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Original Motion Picture Soundtracks... hmmm... they can be a strange beast. Sometimes, a mere cash-in on the box office success of a Hollywood blockbuster, with little integrity or attachment to the movie you might've already seen. All too often, they adhere to a seemingly arbitrary collection of songs and, the worst offenders, are those soundtracks that carry the tag "songs inspired by...". This soundtrack for 'Hardcore Henry', I'm pleased to report, is one of the better ones. However, the collection of music here is such a stylistically eclectic mix across decades of artists, that I guess it's only of any real value for people who've actually seen the movie and are able to relate the songs to pivotal narrative moments; an aid to recalling crazy montages from the film in their mind's eye.

A little about the movie, first. While a number of pretentious critics' reviews have (unfairly) panned 'Hardcore Henry' for something it's not attempting to be, it seems to be garnering all kinds of positive viewer responses. And justifiably so. While not subversive per se, it's both genre-defining and genre-defying; offering a unique and exhilarating take on the erstwhile stale protagonist-driven science-fiction/action movie paradigm by filming everything from the point-of-view of the film's titular character. It's an intelligent and flawlessly executed reinvention that raises interesting questions around who exactly is the protagonist of the film. The viewer, because it's all first-person POV? Henry, because it's his POV? In either case, it makes for intriguing casting when the protagonist isn't the movie's top-billed star... that's Sharlto Copley, in a magnificently realised series of heterogeneous incarnations of the same man, Jimmy, that allow him to showcase the wide range of his acting talents. A career-best performance, I would argue. I won't dwell on plot details (and, yes, there is a plot; a great one at that, complete with an unexpected twist in the final act), but suffice to say that strap yourselves into your theatre chair and enjoy one hell of an adrenaline-fuelled cinematic rollercoaster ride. Oh, and the stunt work is Oscar worthy. Completely deranged!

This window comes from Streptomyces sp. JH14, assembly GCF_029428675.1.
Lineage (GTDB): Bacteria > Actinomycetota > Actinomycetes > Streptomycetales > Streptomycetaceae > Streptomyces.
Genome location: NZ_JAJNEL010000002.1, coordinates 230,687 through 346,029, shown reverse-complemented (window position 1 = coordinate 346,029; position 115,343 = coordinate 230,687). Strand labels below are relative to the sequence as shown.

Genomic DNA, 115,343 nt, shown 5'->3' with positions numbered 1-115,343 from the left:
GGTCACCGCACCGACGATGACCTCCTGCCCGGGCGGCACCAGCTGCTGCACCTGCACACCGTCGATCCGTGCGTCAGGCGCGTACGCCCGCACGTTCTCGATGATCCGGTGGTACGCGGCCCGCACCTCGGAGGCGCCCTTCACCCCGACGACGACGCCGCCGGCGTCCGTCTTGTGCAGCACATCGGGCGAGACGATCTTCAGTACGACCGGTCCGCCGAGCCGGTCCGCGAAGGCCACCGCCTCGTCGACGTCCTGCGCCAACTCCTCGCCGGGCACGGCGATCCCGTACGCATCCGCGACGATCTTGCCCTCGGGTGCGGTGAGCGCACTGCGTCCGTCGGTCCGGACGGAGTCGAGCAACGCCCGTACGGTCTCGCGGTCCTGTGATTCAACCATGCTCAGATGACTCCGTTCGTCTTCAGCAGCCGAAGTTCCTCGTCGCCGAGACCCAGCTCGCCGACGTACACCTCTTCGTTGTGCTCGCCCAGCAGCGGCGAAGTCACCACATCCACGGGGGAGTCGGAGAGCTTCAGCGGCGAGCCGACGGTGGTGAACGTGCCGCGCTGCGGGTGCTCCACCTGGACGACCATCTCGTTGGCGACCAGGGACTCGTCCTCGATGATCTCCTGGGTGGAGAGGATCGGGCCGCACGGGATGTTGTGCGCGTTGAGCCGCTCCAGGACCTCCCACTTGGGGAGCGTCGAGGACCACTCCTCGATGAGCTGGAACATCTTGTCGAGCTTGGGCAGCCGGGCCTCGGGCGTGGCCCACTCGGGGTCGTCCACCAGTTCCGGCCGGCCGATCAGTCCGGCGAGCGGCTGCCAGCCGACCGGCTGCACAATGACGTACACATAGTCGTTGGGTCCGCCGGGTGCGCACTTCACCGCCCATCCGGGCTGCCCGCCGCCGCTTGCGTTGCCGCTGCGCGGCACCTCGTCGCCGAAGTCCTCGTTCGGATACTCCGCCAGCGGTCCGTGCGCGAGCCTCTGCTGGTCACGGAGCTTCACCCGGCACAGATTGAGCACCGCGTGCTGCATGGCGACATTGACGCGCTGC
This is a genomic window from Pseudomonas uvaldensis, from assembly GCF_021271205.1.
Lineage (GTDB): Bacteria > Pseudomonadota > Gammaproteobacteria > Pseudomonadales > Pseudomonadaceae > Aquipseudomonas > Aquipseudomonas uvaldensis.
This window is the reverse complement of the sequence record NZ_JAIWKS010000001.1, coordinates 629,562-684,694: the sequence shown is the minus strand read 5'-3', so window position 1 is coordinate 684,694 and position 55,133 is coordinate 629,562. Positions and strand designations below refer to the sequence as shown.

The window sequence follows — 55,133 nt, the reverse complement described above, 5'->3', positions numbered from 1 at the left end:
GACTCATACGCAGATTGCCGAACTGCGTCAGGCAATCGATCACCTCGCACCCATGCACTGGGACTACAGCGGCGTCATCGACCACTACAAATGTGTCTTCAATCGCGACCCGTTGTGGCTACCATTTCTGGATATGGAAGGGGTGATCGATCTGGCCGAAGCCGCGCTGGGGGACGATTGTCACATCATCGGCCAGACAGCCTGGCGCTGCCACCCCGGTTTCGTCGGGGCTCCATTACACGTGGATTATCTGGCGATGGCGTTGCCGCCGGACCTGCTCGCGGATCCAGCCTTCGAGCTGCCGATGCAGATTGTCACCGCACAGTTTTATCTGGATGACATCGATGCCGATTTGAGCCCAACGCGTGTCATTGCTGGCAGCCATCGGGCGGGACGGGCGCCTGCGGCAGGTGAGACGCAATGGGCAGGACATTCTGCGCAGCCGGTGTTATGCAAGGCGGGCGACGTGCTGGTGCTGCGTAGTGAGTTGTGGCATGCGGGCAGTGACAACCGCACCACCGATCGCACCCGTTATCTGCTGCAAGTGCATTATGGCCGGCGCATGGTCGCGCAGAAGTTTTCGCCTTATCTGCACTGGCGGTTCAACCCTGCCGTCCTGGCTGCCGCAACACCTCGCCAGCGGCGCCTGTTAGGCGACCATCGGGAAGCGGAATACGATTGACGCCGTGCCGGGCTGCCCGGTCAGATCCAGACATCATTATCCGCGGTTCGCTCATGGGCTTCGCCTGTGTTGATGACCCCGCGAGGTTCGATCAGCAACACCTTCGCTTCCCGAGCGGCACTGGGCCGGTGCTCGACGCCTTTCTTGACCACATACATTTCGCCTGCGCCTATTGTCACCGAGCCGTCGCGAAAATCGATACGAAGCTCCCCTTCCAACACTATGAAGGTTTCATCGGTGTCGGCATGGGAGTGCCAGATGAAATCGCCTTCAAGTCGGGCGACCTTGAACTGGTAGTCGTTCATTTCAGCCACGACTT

Anyway, onto the soundtrack. Eclecticism is the key here and, while not all songs might be immediately axiomatic choices for a movie of this ilk, they're well-selected and relate, at least, lyrically to the action that unfolds on the screen. Kind of akin to Tarantino's use of music, I would say. A few key moments of dialogue lifted directly from the film are interposed between the songs throughout, so that gives some semblance of narrative continuity while listening to the soundtrack from start to finish. However, the chronology of songs isn't entirely correct as opening track is Queen's 'Don't Stop Me Now', which appears towards the end of the movie in one of 'Hardcore Henry's climactically frantic action sequences. And, cinema-wise, I'm not sure anyone will ever be able to better appropriation of this track post-'Shaun of the Dead'. It'll be forever associated with darts and pool cue violence in the Winchester, for me!

Chronology issues aside, the eclecticism works well as a means to sonically relive the different moods engendered by the movie. Indie pop of The Drums sits neatly alongside the 60s soul/R&B of The Temptations, 80s new wave courtesy of The Stranglers, the unhinged electronica of Macro/Micro, and the folk-rock of Peter Wolf Crier. Then there's writer/director Ilya Naishuller’s very own indie/punk rock band Biting Elbows with no less than three songs, as well as the film's main composer, Dasha Charusha, who's also represented here by '16', a slice of classical-infused pop (notably, she also makes an appearance in the movie as Katya the Dominatrix). All in all, I'd certainly recommend 'Hardcore Henry: Original Motion Picture Soundtrack'... but only for those of you who've seen the film. This turned up for review a short while before my viewing, made little sense, although post-movie, is contextualised perfectly and provides the perfect sonic accompaniment to what is one of the most frantically deranged films this century, thus far.
Sony Music Masterworks
Review by Mark Holmes
15th April 2016
1) Don’t Stop Me Now (Queen); 2) Let Me Down Easy (The Stranglers); 3) My Girl (The Temptations); 4) Down By the Water (The Drums); 5) This is Fuckin' War, Baby; 6) Strychnine (The Sonics); 7) 16 (Dasha Charusha); 8) My Woman (Biting Elbows); 9)100,000 Baseball Bats; 10) Für Hildegard von Bingen (Devendra Banhart); 11) Under My Skin (Sharlto Copley); 12) Dustbus (Biting Elbows); 13) Na Zare (Alyans); 14) It's Bloody Nice Having a Friend; 15) Hard as Nails (Peter Wolf Crier); 16) Caustic (Macro/micro); 17) Won't You Come Over (Devendra Banhart); 18) You Little Pussy; 19) For the Kill (Biting Elbows)
"...the perfect sonic accompaniment to what is one of the most frantically deranged films this century..."